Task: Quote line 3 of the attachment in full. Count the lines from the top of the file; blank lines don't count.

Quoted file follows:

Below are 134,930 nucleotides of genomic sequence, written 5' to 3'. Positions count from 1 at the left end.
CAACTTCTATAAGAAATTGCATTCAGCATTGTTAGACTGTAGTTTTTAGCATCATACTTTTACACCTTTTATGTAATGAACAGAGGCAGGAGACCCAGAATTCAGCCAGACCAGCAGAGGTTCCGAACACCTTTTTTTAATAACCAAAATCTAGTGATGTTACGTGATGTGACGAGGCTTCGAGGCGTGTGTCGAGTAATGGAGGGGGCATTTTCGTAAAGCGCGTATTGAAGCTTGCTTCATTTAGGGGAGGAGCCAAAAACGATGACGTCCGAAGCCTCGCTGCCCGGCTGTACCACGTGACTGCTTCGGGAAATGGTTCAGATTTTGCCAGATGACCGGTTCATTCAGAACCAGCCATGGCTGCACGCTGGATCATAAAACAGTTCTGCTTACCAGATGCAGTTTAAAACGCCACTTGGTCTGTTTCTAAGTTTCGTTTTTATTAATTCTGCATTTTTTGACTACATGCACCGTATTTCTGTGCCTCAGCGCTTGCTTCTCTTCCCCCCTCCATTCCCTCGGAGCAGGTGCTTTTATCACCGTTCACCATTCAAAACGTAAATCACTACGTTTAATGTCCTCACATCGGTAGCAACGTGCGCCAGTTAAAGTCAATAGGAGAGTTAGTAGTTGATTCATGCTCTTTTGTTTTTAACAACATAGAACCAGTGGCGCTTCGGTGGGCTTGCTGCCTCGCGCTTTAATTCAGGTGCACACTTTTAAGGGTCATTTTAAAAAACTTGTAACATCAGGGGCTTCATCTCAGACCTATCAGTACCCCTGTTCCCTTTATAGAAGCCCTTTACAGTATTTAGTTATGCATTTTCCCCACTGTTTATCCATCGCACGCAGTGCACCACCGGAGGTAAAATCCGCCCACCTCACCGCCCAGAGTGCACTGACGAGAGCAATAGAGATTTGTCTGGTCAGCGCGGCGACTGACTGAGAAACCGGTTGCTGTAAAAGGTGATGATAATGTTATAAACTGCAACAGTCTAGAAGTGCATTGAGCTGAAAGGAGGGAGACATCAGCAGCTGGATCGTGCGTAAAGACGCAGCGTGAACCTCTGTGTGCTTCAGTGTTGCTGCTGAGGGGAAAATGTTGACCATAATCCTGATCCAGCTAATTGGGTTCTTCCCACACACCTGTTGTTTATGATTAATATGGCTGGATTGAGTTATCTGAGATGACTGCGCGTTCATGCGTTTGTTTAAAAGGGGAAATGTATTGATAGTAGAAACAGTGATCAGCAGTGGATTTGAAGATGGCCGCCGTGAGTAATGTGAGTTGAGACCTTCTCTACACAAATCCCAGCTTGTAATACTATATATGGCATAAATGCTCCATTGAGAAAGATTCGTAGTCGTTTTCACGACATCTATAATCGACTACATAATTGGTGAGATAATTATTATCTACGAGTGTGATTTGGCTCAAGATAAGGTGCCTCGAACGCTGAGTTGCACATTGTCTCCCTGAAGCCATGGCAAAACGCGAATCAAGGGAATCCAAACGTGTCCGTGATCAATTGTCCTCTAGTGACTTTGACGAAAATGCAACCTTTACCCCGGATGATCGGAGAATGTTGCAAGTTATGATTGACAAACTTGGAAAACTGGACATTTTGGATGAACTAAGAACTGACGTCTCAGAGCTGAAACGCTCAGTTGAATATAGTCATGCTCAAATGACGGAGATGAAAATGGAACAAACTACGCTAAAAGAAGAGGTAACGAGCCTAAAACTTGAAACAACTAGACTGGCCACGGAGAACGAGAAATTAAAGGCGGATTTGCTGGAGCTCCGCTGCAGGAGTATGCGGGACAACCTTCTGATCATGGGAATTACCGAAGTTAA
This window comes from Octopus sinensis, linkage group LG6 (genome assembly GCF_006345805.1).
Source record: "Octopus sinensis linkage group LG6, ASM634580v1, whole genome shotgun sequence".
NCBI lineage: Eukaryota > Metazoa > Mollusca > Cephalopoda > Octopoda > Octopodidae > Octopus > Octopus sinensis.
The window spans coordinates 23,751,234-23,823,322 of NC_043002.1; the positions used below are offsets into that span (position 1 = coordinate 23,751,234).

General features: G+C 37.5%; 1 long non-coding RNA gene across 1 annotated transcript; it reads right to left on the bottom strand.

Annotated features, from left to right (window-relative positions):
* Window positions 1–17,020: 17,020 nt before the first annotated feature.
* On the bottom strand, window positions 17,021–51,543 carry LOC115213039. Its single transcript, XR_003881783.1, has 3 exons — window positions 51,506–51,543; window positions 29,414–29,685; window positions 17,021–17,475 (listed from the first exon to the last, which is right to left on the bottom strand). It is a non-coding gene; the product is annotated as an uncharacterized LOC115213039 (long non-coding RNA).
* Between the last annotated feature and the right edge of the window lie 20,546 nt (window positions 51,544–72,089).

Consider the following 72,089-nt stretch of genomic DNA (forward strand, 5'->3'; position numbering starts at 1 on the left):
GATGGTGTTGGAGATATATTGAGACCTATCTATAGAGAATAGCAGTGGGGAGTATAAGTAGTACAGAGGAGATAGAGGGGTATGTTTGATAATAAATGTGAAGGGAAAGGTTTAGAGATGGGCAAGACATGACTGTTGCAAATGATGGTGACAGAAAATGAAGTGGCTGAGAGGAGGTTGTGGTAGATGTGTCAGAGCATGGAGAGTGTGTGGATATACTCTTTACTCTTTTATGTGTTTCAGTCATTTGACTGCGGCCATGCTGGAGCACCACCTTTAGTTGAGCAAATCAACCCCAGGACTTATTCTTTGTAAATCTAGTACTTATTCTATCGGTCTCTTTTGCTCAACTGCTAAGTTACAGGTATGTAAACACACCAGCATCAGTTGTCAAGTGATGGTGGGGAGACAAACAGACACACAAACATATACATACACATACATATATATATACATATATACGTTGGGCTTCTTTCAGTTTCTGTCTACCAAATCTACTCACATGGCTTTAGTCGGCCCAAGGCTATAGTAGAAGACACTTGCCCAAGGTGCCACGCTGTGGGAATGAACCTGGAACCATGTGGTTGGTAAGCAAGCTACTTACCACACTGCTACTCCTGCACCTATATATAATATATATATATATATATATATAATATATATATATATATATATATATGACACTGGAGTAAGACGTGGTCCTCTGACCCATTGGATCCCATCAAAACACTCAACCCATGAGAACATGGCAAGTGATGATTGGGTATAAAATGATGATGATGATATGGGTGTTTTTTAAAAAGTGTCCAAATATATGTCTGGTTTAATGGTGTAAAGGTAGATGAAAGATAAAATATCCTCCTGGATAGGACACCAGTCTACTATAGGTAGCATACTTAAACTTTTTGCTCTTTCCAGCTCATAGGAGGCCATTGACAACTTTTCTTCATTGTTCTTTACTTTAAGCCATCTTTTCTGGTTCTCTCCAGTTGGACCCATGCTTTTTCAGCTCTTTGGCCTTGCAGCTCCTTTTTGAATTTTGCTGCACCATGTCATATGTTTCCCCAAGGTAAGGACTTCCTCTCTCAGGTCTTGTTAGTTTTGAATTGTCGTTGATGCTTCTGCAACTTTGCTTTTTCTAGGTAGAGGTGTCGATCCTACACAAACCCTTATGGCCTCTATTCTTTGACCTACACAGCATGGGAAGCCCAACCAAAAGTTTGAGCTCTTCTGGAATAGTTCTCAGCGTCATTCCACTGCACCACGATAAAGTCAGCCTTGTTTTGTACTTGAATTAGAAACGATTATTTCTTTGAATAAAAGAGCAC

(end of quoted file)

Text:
This window comes from Octopus sinensis, linkage group LG6 (genome assembly GCF_006345805.1).